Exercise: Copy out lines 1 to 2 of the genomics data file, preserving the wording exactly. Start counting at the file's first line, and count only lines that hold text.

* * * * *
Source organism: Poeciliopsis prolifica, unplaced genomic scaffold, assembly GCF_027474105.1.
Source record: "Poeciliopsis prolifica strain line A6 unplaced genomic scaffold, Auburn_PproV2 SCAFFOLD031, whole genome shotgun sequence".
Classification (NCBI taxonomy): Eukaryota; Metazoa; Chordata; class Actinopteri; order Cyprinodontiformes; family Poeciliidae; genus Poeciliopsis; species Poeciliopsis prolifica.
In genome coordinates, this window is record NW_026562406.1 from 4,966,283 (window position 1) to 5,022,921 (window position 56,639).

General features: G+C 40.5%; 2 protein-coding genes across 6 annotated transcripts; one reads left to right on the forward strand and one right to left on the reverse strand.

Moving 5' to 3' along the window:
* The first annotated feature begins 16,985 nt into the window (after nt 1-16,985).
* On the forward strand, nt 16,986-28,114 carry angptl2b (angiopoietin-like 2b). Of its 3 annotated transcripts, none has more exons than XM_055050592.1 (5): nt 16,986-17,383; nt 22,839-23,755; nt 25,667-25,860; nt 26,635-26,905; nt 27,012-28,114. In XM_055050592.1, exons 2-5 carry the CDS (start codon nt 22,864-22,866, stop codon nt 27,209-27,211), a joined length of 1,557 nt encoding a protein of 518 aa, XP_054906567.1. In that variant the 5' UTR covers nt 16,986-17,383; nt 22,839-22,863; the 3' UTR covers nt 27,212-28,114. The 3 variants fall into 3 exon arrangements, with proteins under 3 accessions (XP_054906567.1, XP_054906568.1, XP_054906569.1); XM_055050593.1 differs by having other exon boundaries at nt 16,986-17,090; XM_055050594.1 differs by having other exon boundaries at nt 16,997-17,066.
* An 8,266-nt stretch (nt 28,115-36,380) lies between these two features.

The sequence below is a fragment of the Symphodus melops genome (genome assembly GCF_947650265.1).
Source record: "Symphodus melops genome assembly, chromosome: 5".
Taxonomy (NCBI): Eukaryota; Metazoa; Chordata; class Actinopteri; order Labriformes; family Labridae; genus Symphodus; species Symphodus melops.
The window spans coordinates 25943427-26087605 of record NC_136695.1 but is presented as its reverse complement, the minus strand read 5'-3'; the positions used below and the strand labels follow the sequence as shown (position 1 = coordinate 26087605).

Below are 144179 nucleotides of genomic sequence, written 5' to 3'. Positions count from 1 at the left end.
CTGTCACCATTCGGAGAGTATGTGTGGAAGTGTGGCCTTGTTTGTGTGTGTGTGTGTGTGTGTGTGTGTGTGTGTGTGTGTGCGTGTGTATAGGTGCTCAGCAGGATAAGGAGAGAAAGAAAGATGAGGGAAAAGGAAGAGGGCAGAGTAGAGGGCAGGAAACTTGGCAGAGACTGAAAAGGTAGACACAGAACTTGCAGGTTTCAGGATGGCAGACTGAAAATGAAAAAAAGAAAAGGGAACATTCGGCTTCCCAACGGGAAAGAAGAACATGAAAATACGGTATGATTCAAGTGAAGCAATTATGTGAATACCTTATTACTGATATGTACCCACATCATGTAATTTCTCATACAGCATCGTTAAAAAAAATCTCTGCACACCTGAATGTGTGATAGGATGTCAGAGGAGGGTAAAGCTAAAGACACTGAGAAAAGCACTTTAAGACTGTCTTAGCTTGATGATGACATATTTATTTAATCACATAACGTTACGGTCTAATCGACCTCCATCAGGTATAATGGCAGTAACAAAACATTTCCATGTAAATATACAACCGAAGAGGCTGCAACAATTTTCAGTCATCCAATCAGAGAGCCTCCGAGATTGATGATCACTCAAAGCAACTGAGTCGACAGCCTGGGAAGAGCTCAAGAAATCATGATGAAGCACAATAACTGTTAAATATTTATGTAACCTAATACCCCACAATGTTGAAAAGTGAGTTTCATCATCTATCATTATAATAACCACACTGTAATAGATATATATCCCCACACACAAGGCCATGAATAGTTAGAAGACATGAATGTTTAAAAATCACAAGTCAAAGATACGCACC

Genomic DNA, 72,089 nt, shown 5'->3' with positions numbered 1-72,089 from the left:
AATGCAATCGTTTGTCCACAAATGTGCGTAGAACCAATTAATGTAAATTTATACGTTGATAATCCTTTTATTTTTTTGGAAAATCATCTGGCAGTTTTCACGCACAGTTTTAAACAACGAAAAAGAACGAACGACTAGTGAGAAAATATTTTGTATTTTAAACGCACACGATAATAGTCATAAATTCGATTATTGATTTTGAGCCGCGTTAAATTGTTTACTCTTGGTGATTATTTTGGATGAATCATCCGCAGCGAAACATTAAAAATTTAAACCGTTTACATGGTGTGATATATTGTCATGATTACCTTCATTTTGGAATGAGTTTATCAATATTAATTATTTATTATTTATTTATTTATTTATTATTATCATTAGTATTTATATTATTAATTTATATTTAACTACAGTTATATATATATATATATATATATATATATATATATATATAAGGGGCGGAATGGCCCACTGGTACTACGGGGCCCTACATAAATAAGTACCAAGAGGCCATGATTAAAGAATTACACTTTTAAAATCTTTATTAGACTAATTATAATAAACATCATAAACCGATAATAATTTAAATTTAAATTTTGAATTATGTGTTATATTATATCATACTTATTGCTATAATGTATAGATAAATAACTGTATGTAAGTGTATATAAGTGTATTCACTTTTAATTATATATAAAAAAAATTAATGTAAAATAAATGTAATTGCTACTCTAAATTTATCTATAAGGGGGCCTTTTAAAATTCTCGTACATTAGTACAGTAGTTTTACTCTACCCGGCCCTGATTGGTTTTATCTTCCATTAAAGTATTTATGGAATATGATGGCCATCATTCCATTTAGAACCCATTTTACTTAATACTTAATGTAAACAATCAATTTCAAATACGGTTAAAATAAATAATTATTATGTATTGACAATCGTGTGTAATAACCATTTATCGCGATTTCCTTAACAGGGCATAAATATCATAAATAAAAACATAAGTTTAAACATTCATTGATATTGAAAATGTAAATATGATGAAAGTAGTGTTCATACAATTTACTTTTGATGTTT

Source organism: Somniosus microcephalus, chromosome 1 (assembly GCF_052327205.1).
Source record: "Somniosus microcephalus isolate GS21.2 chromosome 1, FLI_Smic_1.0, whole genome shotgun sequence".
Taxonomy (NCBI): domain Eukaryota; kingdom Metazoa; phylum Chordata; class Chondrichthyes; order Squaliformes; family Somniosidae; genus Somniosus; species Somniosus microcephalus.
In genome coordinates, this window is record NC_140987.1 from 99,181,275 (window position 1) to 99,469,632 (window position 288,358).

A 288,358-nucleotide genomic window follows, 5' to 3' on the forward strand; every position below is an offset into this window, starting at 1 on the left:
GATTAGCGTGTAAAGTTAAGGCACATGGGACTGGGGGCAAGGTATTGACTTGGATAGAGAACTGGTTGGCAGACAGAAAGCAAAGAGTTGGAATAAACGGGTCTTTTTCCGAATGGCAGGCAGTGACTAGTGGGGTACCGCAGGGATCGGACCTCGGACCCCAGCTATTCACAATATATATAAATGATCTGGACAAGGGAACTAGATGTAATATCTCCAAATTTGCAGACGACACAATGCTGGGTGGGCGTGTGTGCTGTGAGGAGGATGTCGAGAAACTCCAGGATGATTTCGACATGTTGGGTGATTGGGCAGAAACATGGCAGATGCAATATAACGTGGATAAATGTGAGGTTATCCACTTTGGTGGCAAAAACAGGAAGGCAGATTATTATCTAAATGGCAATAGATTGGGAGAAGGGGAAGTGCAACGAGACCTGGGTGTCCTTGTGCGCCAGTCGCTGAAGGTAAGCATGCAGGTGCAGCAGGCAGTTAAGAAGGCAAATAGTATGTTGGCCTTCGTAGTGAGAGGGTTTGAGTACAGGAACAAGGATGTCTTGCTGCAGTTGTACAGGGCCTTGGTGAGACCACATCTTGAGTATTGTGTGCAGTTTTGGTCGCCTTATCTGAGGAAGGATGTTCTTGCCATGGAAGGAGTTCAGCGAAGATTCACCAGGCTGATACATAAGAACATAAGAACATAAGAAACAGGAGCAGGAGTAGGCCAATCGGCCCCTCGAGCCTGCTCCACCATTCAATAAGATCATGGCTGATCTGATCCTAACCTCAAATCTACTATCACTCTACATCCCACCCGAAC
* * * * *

Source organism: Poeciliopsis prolifica, unplaced genomic scaffold, assembly GCF_027474105.1.
Source record: "Poeciliopsis prolifica strain line A6 unplaced genomic scaffold, Auburn_PproV2 SCAFFOLD031, whole genome shotgun sequence".